One’s fast, one’s easy and one feels wrong. Here are three ways to shore up a cast-iron skillet.
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The standard. For the last two decades, oven seasoning has been the go-to seasoning recommendation for new and old cast-iron cookware owners. The method is simple: coast iron in a thin layer of oil, place in an oven running real hot, remove after an hour to an hour-and-a-half, allow to cool and repeat steps as many times as needed. In Southern chef Sean Brock’s latest cookbook, South, he recommends one hour in a 500-degree oven should do the trick. “Repeating this process every so often will keep your cast-iron pieces in working order for generations,” he writes.
Pros: It’s incredibly easy. Slide a face-down skillet into the oven and let it rip for a while. The seasoning process can only be hampered by an oven that isn’t hot enough.
Cons: Compared to other methods on the list, it takes ages. A newer skillet (or an unseasoned skillet) can take three or four hour-long runs through the oven before you acquire an even, dark layer of seasoning.
Stovetop seasoning is favored by chefs, serious cooking personalities like Jeff Rogers and J. Kenji Lopéz-Alt and cast-iron cookware experts like Isaac Morton, founder and president of Smithey Ironware. The method — read in more detail here — is über-simple. You apply a thin olayer of oil across a skillet, put it on a burner on full blast and wait till you’re getting a lot of smoke. “We can’t do it in production [of skillets], but we all do it at home. You take a new pan and you’re able to apply a layer of seasoning on it that accelerates something like 10 years of seasoning process,” Morton says.
Pros: It’s extremely fast. From start to finish, the process lasts about 10 minutes. Plus, you’re not running the oven for four or five hours.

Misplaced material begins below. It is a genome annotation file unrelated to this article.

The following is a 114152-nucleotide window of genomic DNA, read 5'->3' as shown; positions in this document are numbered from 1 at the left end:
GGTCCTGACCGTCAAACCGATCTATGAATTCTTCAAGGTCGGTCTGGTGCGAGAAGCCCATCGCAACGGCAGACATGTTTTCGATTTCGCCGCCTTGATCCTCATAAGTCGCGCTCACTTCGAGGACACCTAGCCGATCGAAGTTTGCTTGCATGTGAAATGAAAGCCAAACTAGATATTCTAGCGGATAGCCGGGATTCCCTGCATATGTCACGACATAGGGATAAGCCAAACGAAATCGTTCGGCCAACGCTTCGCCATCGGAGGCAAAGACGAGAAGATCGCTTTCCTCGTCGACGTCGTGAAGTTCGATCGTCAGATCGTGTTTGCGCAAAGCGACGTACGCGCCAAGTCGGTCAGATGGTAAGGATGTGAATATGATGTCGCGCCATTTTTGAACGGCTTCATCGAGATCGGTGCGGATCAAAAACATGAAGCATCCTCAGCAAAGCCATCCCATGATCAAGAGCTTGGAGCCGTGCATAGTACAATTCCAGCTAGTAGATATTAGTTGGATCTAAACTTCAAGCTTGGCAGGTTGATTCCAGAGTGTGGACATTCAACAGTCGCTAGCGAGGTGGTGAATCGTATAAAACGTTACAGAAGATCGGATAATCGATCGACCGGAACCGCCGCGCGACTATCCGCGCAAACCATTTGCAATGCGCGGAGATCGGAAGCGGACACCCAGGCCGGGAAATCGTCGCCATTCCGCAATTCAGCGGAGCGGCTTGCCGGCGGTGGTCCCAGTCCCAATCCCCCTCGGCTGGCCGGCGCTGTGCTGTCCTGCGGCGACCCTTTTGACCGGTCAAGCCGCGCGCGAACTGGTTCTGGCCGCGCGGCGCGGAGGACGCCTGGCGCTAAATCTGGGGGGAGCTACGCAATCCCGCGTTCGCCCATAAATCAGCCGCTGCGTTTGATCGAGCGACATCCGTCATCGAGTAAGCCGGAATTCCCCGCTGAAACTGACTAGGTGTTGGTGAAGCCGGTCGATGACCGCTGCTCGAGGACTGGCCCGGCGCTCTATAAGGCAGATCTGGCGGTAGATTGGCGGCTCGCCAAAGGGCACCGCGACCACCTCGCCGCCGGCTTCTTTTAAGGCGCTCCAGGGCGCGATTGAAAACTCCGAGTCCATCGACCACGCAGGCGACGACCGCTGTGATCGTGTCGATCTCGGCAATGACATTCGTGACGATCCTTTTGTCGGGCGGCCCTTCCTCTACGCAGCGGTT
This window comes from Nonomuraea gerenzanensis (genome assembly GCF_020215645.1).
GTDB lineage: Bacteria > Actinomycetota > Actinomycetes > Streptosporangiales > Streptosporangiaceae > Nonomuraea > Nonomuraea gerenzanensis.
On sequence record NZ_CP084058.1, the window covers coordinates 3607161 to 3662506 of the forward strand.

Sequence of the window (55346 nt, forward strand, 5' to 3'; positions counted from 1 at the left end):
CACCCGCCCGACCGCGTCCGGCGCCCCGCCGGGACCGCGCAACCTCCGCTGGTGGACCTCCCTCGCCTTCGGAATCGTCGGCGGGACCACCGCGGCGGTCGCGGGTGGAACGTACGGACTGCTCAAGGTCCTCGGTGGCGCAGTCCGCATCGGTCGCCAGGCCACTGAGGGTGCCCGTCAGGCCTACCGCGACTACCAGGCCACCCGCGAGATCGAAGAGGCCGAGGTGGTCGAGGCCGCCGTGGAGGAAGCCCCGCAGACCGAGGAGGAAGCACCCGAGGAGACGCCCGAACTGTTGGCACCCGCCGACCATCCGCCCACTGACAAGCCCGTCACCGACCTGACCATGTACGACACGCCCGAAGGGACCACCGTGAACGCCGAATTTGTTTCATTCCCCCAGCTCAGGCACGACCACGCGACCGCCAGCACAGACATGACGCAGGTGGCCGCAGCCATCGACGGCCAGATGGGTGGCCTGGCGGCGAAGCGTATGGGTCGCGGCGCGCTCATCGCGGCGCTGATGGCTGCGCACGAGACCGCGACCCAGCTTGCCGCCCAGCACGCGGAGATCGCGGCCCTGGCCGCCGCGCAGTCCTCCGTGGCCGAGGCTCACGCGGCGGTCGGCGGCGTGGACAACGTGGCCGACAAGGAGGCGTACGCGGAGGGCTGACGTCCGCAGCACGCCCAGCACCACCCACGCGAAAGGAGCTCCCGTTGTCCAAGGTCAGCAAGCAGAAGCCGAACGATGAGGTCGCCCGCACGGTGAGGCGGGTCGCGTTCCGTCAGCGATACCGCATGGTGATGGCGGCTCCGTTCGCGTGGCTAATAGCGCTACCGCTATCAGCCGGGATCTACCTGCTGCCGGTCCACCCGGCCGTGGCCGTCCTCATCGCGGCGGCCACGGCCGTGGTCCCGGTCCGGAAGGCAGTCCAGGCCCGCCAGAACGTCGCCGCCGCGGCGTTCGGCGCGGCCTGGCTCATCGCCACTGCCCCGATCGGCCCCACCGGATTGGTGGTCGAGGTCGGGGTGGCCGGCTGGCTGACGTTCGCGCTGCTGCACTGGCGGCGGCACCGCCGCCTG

Cons: If you don’t unplug a fire alarm, your fire alarm will sound. There will be smoke — lots of it — and you’ll think something is going wrong. A less problematic issue is the lack of seasoning applied to the bottom of the pan, which isn’t an issue unless the pan is completely bare of seasoning.
Dennis Powell of Butter Pat Industries doesn’t like to talk about seasoning. “Seasoning” in the sense of following the rules and rituals of the cult of cast iron are bullshit,” Powell says. When Powell started his cast-iron cookware company he searched old ads and books at the Library of Congress for mentions of seasoning. He didn’t find anything other than what he paraphrases to “grease it up with lard and cook.” This method, if you can call it that, trust you’re cooking with fats frequently enough and at high enough temperatures that you’ll “season” the skillet just by cooking on it.
Pros: Literally no additional work for you. This is as hands-off as cast-iron cookware gets.
Cons: Even after a good clean, a skillet seasoned through cooking is liable to have a slightly uneven layer of seasoning and, for a while at least, won’t look very good. Expect splotchy dark areas blending with lighter, less used parts of the pan.
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